The issue raised here is whether R. 4:42-11(b), providing for prejudgment interest, applies to a judgment arising out of a personal injury, products liability case in which the jury verdict was based upon a breach of an express warranty.
The case arises out of an accident which occurred on March 27, 1967 when a car driven by plaintiff's husband went out of control and turned over as the result of a failure of the right rear tire. Plaintiff's husband was killed and on June 7, 1968 his widow brought the instant death action against the manufacturer/seller of the tire. Recovery was sought both on the theory of strict liability in tort and breach of express warranty.
On March 1, 1972, almost five years after the fatal accident and almost four years after the institution of suit, a jury verdict was returned in favor of plaintiff in the sum of $125,000.
The trial judge submitted the case to the jury on both theories -- i.e., strict liability in tort and breach of express warranty -- and instructed it, in the event it found for plaintiff, to state whether such verdict was based on one or the other or both theories. Pursuant to this instruction the jury reported that the basis of its verdict was breach of express warranty.
On March 1, 1972 judgment was entered in favor of plaintiff against defendant in the sum of $125,000 with costs. No reference was made to prejudgment interest.
Appeals followed in which the judgment against defendant was affirmed by the Appellate Division, 126 N.J. Super. 401 (1974), and the Supreme Court, 64 N.J. 260 (1974). The principal litigation finally terminated March 12, 1974, slightly less than seven years after the accident, when the Supreme Court denied a petition for rehearing.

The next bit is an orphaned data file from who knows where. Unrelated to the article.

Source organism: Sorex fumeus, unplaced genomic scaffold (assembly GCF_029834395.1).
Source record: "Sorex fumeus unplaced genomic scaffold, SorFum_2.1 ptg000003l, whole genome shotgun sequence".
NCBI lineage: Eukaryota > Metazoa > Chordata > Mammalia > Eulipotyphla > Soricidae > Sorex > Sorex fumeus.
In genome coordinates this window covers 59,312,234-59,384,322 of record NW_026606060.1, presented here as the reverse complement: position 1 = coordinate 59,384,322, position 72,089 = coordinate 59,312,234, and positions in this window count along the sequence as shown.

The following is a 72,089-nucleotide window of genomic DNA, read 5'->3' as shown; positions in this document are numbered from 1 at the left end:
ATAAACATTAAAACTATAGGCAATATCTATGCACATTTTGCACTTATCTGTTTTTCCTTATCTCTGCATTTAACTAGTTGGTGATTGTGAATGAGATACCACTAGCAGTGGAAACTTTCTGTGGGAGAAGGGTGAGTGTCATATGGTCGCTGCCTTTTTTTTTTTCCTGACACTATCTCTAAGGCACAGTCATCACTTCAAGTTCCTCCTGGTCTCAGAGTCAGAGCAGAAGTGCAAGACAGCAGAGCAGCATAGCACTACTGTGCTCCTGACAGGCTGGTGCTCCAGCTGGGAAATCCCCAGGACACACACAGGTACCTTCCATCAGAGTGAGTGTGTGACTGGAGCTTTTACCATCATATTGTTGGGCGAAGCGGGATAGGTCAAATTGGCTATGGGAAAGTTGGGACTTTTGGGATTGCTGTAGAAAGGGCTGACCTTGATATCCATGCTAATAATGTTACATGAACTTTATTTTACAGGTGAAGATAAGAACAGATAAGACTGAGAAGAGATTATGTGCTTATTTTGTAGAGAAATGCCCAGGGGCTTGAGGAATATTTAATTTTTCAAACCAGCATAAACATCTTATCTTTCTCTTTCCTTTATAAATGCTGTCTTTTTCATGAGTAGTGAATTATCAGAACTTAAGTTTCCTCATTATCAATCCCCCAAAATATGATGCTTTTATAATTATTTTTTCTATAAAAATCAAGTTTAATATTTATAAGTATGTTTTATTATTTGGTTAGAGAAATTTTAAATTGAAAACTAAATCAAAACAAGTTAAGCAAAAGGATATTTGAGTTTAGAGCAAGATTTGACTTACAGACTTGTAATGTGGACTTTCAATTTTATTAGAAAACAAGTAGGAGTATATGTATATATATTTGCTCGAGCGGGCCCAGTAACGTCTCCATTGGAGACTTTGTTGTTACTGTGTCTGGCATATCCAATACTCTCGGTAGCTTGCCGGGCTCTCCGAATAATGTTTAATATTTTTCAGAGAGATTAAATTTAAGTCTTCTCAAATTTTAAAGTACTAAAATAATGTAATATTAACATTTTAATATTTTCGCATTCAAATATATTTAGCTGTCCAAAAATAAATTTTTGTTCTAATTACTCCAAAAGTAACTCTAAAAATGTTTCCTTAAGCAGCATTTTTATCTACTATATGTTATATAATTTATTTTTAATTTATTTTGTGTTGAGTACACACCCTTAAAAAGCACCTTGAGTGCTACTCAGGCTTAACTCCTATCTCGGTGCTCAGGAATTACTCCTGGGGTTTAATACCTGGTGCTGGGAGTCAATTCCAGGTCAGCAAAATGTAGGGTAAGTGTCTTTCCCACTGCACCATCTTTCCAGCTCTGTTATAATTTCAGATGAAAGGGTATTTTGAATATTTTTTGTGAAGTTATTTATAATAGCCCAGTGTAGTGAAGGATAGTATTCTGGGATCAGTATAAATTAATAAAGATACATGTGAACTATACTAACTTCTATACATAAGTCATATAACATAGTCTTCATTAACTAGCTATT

The instant issue is before this court on plaintiff's motion to require defendant to pay interest on the judgment pursuant to R. 4:42-11. Properly, the plaintiff should have moved to correct the judgment entered by the trial
court to include the interest provided by R. 4:42-11(b). If that rule applies to this case, its application is mandatory. Whatever infirmity lies in the form of the motion is purely procedural and the motion will be treated as one to correct the judgment.
R. 4:42-11(b) reads as follows:
Tort actions. Except where provided by statute with respect to a public entity or employee, the court shall, in tort actions, including products liability actions, include in the judgment interest at 6% per annum on the amount of the award from the date of the institution of the action or from a date 6 months after the date of the tort, whichever is later. The contingent fee of an attorney shall not be computed on the interest so included in the judgment.
That the case was a products liability action is not disputed by the parties. The dispute as to the application of the rule arises from the nature of that products liability action. More specifically, defendant contends that since the jury based its verdict solely on breach of express warranty, the liability was ...